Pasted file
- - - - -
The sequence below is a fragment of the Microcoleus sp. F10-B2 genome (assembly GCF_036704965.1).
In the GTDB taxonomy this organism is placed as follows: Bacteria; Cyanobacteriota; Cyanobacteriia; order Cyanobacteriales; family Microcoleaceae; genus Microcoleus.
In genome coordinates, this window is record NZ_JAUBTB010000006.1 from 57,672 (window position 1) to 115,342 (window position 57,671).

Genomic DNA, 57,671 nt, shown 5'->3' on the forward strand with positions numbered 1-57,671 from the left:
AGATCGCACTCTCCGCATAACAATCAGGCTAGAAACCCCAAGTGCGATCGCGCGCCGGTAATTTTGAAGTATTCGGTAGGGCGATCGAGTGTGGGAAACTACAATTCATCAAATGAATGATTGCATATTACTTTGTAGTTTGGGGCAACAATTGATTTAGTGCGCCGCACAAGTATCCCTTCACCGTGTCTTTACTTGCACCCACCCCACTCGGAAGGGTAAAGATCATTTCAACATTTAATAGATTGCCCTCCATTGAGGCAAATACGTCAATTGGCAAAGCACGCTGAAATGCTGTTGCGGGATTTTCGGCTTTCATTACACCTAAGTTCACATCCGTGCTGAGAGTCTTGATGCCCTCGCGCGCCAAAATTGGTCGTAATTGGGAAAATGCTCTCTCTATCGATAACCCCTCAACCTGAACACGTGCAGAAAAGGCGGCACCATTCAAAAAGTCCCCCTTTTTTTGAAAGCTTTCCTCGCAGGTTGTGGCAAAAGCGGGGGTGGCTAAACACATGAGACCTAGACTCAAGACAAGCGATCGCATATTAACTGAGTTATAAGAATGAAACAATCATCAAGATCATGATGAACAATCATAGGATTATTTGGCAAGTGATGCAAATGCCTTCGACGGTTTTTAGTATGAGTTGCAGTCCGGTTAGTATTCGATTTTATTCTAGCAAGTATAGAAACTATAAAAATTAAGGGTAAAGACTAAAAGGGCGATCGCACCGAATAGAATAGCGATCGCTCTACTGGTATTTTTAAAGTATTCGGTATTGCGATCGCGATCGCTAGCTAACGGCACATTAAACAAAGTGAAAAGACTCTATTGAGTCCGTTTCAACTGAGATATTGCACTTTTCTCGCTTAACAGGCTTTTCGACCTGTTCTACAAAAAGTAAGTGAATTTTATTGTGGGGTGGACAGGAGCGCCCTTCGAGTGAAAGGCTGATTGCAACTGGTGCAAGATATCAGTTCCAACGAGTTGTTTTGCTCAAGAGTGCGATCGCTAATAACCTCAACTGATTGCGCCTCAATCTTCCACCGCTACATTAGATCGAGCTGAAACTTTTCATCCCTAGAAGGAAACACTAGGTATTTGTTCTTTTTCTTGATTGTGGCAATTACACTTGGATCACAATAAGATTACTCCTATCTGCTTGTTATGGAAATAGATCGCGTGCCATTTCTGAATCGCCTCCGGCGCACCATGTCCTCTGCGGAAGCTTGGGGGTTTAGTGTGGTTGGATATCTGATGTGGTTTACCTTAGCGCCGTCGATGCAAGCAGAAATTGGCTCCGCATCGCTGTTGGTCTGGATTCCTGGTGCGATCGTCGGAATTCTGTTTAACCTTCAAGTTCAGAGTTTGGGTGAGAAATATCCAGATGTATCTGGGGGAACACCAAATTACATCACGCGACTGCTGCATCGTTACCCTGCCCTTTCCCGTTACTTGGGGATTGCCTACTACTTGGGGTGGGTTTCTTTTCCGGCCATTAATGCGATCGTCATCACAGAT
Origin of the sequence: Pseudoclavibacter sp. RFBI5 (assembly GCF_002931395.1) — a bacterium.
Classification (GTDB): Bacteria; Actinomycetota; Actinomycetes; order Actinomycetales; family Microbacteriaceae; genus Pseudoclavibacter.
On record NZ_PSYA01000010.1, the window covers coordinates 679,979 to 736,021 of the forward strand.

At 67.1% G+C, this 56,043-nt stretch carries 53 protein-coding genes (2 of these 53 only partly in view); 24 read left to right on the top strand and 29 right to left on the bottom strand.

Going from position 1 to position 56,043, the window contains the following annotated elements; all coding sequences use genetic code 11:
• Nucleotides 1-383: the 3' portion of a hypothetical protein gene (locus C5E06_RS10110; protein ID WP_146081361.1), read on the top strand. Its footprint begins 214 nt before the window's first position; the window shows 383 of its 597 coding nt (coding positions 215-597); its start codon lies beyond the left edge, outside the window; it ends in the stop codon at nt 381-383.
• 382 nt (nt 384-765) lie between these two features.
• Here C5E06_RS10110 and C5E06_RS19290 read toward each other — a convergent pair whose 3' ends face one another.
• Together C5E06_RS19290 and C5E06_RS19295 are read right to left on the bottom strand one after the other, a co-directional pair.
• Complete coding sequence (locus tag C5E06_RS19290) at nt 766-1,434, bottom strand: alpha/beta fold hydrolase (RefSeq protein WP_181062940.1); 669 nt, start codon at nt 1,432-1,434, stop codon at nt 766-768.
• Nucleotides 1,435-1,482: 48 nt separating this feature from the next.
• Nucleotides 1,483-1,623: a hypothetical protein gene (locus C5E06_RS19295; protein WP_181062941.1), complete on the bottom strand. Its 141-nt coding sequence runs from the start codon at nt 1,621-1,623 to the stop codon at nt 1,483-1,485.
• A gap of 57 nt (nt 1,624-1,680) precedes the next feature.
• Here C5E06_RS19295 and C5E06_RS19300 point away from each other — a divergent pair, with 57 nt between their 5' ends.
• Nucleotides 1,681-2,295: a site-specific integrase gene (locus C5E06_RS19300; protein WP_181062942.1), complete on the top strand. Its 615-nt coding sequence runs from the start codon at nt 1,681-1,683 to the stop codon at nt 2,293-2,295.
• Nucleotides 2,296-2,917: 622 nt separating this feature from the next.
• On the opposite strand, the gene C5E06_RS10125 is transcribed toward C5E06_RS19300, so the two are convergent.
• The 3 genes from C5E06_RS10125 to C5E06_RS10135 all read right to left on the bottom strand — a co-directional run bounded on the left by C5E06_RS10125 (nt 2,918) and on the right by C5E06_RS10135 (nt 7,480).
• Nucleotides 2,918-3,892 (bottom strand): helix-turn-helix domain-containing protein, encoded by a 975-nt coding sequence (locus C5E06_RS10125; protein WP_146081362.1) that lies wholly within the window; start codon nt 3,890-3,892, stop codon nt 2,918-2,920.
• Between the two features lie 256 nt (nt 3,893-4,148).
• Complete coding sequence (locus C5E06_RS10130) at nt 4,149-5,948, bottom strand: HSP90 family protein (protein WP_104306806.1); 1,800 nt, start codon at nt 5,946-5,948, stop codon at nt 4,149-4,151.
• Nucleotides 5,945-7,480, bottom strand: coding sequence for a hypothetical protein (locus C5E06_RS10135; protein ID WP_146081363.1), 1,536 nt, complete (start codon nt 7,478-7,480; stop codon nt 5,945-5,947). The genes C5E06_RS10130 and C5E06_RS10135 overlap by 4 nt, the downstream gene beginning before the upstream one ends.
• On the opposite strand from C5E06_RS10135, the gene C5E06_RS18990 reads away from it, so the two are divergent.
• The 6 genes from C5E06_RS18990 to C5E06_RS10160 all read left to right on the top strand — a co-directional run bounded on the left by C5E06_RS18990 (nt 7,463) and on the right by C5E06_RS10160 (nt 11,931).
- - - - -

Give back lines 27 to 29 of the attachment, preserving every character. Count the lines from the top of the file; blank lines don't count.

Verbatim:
• Nucleotides 5,945-7,480, bottom strand: coding sequence for a hypothetical protein (locus C5E06_RS10135; protein ID WP_146081363.1), 1,536 nt, complete (start codon nt 7,478-7,480; stop codon nt 5,945-5,947). The genes C5E06_RS10130 and C5E06_RS10135 overlap by 4 nt, the downstream gene beginning before the upstream one ends.
• On the opposite strand from C5E06_RS10135, the gene C5E06_RS18990 reads away from it, so the two are divergent.
• The 6 genes from C5E06_RS18990 to C5E06_RS10160 all read left to right on the top strand — a co-directional run bounded on the left by C5E06_RS18990 (nt 7,463) and on the right by C5E06_RS10160 (nt 11,931).